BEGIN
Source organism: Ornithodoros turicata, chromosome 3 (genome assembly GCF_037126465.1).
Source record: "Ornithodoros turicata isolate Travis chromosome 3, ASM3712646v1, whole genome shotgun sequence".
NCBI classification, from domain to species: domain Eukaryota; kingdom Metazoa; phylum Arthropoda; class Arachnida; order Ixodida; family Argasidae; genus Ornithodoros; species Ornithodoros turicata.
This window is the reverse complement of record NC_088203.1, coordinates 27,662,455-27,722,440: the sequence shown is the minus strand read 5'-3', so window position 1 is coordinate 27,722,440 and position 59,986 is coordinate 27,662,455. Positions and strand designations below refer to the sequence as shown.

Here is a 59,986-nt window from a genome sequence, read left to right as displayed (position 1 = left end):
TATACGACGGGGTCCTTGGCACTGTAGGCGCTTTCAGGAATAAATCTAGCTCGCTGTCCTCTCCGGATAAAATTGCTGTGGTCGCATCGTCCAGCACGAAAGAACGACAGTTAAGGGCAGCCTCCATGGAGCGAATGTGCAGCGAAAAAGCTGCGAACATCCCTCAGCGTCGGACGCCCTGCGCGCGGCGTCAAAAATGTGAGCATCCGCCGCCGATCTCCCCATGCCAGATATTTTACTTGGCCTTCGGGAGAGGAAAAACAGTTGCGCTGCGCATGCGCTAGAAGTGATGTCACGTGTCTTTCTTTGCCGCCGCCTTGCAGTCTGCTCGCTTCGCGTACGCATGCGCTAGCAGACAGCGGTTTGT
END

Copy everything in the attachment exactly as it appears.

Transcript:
Source organism: Ornithodoros turicata, chromosome 3 (genome assembly GCF_037126465.1).
Source record: "Ornithodoros turicata isolate Travis chromosome 3, ASM3712646v1, whole genome shotgun sequence".
NCBI classification, from domain to species: domain Eukaryota; kingdom Metazoa; phylum Arthropoda; class Arachnida; order Ixodida; family Argasidae; genus Ornithodoros; species Ornithodoros turicata.
This window is the reverse complement of record NC_088203.1, coordinates 27,662,455-27,722,440: the sequence shown is the minus strand read 5'-3', so window position 1 is coordinate 27,722,440 and position 59,986 is coordinate 27,662,455. Positions and strand designations below refer to the sequence as shown.

Here is a 59,986-nt window from a genome sequence, read left to right as displayed (position 1 = left end):
TATACGACGGGGTCCTTGGCACTGTAGGCGCTTTCAGGAATAAATCTAGCTCGCTGTCCTCTCCGGATAAAATTGCTGTGGTCGCATCGTCCAGCACGAAAGAACGACAGTTAAGGGCAGCCTCCATGGAGCGAATGTGCAGCGAAAAAGCTGCGAACATCCCTCAGCGTCGGACGCCCTGCGCGCGGCGTCAAAAATGTGAGCATCCGCCGCCGATCTCCCCATGCCAGATATTTTACTTGGCCTTCGGGAGAGGAAAAACAGTTGCGCTGCGCATGCGCTAGAAGTGATGTCACGTGTCTTTCTTTGCCGCCGCCTTGCAGTCTGCTCGCTTCGCGTACGCATGCGCTAGCAGACAGCGGTTTGT